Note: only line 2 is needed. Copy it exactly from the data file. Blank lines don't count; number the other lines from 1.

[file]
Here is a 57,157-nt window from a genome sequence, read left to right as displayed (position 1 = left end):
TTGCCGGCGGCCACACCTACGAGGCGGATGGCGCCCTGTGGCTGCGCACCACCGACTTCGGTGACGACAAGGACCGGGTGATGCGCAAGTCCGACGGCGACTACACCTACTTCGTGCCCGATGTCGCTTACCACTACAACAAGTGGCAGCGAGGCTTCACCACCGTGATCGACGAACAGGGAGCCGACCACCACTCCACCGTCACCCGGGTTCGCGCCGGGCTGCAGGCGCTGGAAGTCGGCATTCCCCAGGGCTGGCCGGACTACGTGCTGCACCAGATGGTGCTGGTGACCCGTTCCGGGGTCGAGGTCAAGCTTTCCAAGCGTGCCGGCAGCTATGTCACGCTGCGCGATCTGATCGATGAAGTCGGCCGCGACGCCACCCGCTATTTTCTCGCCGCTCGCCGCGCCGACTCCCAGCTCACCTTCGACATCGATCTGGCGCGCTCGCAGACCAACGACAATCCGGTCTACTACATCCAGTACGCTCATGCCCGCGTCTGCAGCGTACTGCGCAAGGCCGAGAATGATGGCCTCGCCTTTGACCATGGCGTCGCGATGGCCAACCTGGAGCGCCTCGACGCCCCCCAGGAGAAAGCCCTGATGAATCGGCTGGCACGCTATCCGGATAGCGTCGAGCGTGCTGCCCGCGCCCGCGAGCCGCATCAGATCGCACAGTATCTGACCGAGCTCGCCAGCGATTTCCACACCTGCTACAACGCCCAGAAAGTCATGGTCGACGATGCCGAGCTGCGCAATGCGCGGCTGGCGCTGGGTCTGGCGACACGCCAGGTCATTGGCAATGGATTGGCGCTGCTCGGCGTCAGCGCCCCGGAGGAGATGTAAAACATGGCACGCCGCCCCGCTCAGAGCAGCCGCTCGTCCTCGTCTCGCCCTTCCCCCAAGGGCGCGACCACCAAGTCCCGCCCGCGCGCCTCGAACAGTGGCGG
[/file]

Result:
TTGCCGGCGGCCACACCTACGAGGCGGATGGCGCCCTGTGGCTGCGCACCACCGACTTCGGTGACGACAAGGACCGGGTGATGCGCAAGTCCGACGGCGACTACACCTACTTCGTGCCCGATGTCGCTTACCACTACAACAAGTGGCAGCGAGGCTTCACCACCGTGATCGACGAACAGGGAGCCGACCACCACTCCACCGTCACCCGGGTTCGCGCCGGGCTGCAGGCGCTGGAAGTCGGCATTCCCCAGGGCTGGCCGGACTACGTGCTGCACCAGATGGTGCTGGTGACCCGTTCCGGGGTCGAGGTCAAGCTTTCCAAGCGTGCCGGCAGCTATGTCACGCTGCGCGATCTGATCGATGAAGTCGGCCGCGACGCCACCCGCTATTTTCTCGCCGCTCGCCGCGCCGACTCCCAGCTCACCTTCGACATCGATCTGGCGCGCTCGCAGACCAACGACAATCCGGTCTACTACATCCAGTACGCTCATGCCCGCGTCTGCAGCGTACTGCGCAAGGCCGAGAATGATGGCCTCGCCTTTGACCATGGCGTCGCGATGGCCAACCTGGAGCGCCTCGACGCCCCCCAGGAGAAAGCCCTGATGAATCGGCTGGCACGCTATCCGGATAGCGTCGAGCGTGCTGCCCGCGCCCGCGAGCCGCATCAGATCGCACAGTATCTGACCGAGCTCGCCAGCGATTTCCACACCTGCTACAACGCCCAGAAAGTCATGGTCGACGATGCCGAGCTGCGCAATGCGCGGCTGGCGCTGGGTCTGGCGACACGCCAGGTCATTGGCAATGGATTGGCGCTGCTCGGCGTCAGCGCCCCGGAGGAGATGTAAAACATGGCACGCCGCCCCGCTCAGAGCAGCCGCTCGTCCTCGTCTCGCCCTTCCCCCAAGGGCGCGACCACCAAGTCCCGCCCGCGCGCCTCGAACAGTGGCGG